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Giving birth sure has changed: Hospital instructions from 1968 will make you lol

We need the full story on green coconut cake, please

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Think back to the 1960s: It was definitely a different time, that’s for sure.

But all things considered, 1968 wasn’t really that long ago -- which is why you’re going to laugh out loud when you see these hospital guidelines apparently provided by Cabarrus Memorial Hospital, discovered by a woman who posted the instructions to Facebook. Her post has been shared nearly 7,600 times since March 29.

My mom was going through her things and we saw this, it's rules in regards to just having a baby. It gave me a chuckle....

Posted by Micala Gabrielle Henson on Friday, March 29, 2019

These days, doctors say to do plenty of parental bonding, immediate skin-to-skin, if possible, and a whole host of recommendations that might have seemed outright crazy in 1968. So we’ll show you what the hospital advised then, and compare it to now. Enjoy the ride!


What they said then:

“Babies are on display at (the) nursery window from 2:30 to 3:30 p.m. and 7 to 7:45 p.m. Please do not ask to see baby at any other time.”

What they say now:

(Wait a sec, you just carried that baby for nine whole months and you can't ask to see her?)

In 2019, it’s all about rooming in -- meaning, keeping the baby in the same room as the new parents. Some hospitals are even phasing out nurseries entirely. It's controversial, but the consensus seems to be that new moms and dads should stay with their little ones out the gate.

What they said then:

“Baby will come to mother for feeding (at) 9 to 10 a.m., 1 to 2 p.m., 5:30 to 6:30 p.m. (and) 9 to 10 p.m. No visitor is allowed on floor or in room during nursing periods, including father.”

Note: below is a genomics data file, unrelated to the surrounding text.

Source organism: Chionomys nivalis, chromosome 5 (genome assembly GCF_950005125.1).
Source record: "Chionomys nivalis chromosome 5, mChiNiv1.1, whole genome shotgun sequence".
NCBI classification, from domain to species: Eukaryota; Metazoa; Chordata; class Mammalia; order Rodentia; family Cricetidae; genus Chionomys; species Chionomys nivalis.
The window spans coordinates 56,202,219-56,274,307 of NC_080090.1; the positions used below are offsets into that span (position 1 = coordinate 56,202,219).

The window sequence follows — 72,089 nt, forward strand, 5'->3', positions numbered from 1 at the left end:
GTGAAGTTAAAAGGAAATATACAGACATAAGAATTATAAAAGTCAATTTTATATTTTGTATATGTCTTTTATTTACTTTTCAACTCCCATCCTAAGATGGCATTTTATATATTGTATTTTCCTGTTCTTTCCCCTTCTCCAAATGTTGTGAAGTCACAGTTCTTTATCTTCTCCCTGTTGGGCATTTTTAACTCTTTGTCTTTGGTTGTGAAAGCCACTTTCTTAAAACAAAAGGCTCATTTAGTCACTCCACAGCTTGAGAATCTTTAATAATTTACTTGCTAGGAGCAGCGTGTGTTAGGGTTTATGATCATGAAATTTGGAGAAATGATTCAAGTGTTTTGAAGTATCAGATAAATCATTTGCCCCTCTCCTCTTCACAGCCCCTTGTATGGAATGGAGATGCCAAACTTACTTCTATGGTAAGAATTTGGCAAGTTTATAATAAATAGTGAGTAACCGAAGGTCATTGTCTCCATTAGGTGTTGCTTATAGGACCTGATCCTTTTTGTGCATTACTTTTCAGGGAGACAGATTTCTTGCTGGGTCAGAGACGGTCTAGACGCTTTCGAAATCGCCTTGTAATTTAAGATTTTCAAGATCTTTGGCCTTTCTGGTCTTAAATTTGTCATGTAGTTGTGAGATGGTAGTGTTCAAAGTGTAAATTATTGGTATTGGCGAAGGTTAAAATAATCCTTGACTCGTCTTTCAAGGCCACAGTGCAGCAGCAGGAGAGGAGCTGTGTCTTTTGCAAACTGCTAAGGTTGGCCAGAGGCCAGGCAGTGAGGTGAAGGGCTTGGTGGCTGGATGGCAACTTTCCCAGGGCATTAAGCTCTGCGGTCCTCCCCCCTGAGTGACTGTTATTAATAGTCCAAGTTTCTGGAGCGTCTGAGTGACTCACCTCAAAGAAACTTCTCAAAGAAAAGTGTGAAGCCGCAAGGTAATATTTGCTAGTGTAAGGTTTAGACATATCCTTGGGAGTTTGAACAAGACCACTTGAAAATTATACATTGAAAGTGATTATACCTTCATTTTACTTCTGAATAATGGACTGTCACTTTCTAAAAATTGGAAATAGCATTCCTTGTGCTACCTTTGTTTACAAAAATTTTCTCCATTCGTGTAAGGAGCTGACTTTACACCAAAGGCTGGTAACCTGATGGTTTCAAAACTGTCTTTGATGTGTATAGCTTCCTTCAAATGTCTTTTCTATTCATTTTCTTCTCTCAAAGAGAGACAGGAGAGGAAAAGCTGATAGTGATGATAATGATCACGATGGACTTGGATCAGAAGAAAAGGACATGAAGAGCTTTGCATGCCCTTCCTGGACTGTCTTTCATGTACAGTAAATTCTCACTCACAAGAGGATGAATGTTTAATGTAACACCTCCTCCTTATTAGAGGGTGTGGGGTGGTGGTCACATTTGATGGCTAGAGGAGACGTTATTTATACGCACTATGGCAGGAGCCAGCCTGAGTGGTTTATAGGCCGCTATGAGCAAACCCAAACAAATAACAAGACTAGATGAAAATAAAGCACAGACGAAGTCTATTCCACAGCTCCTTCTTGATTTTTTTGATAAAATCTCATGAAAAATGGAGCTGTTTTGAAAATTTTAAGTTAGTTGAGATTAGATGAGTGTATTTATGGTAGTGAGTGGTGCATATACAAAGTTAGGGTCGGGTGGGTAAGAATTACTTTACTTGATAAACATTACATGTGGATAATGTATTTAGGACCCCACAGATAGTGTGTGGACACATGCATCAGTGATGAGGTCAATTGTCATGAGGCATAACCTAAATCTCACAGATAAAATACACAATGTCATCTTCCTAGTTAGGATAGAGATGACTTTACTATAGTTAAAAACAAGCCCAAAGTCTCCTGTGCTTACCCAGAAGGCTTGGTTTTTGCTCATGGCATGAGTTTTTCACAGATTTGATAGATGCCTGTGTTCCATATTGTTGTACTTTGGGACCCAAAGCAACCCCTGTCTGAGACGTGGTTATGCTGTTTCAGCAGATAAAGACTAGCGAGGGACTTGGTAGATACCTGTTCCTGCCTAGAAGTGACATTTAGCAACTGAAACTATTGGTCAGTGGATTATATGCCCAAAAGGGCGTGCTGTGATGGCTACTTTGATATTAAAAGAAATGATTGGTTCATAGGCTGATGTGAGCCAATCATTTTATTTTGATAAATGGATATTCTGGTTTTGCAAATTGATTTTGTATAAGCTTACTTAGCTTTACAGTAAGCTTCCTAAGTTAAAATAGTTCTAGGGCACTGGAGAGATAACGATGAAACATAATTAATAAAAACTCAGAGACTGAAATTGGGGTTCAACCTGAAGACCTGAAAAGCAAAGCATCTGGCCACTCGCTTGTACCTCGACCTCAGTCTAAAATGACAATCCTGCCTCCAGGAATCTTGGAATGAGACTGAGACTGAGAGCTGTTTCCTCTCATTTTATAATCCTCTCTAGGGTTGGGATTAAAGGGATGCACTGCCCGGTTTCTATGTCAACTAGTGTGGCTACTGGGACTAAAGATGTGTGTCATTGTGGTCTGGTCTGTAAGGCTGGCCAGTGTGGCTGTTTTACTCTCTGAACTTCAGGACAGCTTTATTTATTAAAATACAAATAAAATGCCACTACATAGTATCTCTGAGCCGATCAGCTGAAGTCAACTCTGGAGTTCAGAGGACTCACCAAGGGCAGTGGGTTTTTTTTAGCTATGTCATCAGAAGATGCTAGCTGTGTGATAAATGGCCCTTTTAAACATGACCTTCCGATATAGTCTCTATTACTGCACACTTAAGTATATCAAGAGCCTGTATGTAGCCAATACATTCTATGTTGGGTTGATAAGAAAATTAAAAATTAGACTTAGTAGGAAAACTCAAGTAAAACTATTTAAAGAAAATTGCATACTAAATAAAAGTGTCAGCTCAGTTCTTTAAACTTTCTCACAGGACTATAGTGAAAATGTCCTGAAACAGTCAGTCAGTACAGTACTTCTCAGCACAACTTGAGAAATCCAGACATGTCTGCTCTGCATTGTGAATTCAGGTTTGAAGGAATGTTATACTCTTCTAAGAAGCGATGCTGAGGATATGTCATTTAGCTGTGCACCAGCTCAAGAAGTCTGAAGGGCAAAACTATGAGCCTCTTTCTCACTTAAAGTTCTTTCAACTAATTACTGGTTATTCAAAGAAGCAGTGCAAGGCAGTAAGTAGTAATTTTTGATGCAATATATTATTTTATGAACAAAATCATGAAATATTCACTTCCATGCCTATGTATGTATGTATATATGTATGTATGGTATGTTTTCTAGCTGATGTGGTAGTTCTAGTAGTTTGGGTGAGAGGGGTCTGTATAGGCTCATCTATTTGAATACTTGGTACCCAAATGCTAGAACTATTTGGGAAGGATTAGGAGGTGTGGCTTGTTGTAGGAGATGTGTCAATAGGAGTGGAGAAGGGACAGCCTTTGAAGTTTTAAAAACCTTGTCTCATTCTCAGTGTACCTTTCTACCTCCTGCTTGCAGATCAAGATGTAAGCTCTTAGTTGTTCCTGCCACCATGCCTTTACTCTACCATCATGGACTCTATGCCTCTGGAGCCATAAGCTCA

What they say now:

If you’re breastfeeding, babies feed on demand -- meaning whenever they seem hungry, you offer to nurse them. There’s definitely no prescribed schedule, and the infant’s in the room with you already, so there’s no waiting for your child to be dropped off to feed. Also, we’re laughing at the horror of a visitor -- or the baby’s father! -- potentially being on the floor while a new mother is breastfeeding. These days, anyone can be around, so long as the mom’s comfortable. Worth mentioning: a newborn’s stomach is the size of a marble, and the baby’s learning to nurse just as much as the new mother is learning how to effectively feed her baby. It doesn’t take much milk to fill that tiny stomach, but some babies want to eat around the clock those first few weeks. This schedule seems mean!

What they said then:

“Do not smoke while baby is in the room.”

What they say now:

Do we even need to be having this discussion?

At least this is a solid recommendation!

What they said then:

“During first 24 hours, allow baby to nurse 5 minutes only. On second and third days, allow baby to nurse approximately 7 minutes. On fourth and fifth days, allow baby to nurse approximately 10 to 15 minutes. If baby nurses longer, it may cause the nipple to become sore.”

What they say now:

Let your baby nurse as much as possible! Some hospitals even make you fill out a log to ensure your baby’s getting calories often enough. Other hospitals encourage waking your baby to feed overnight, until he or she is back up to birth weight. (It’s normal for infants to lose a pound or so at first, but then you have to get them back up to birth weight).

You’d never think of cutting a feeding short, and yeah, things can definitely get sore, but that’s not really the priority here, is it?

What they said then -- and this is really in all caps:

“DO NOT EAT CHOCOLATE CANDY, RAW APPLE, CABBAGE, NUTS, STRAWBERRIES, CHERRIES, ONIONS, OR GREEN COCONUT CAKE.”

What they say now:

Quick pause. “Green coconut cake?” Was the dessert having a real moment in 1968? What was so bad about it? Also, strawberries? Cherries? What’s the verdict on those? We have so many questions.

New moms are told to eat pretty normally these days, and you’re typically not advised to cut out any foods unless your baby seems to be bothered. Sure, spicy foods might irritate some newborns, or dairy might not sit well with others -- but unless you know that that’s an issue for your baby, you’re told to proceed as normal. Nutritious, balanced meals are recommended, and you can even top off your dinner with a tasty piece of green coconut cake.

Share this story with another new parent for a laugh or two, will you?


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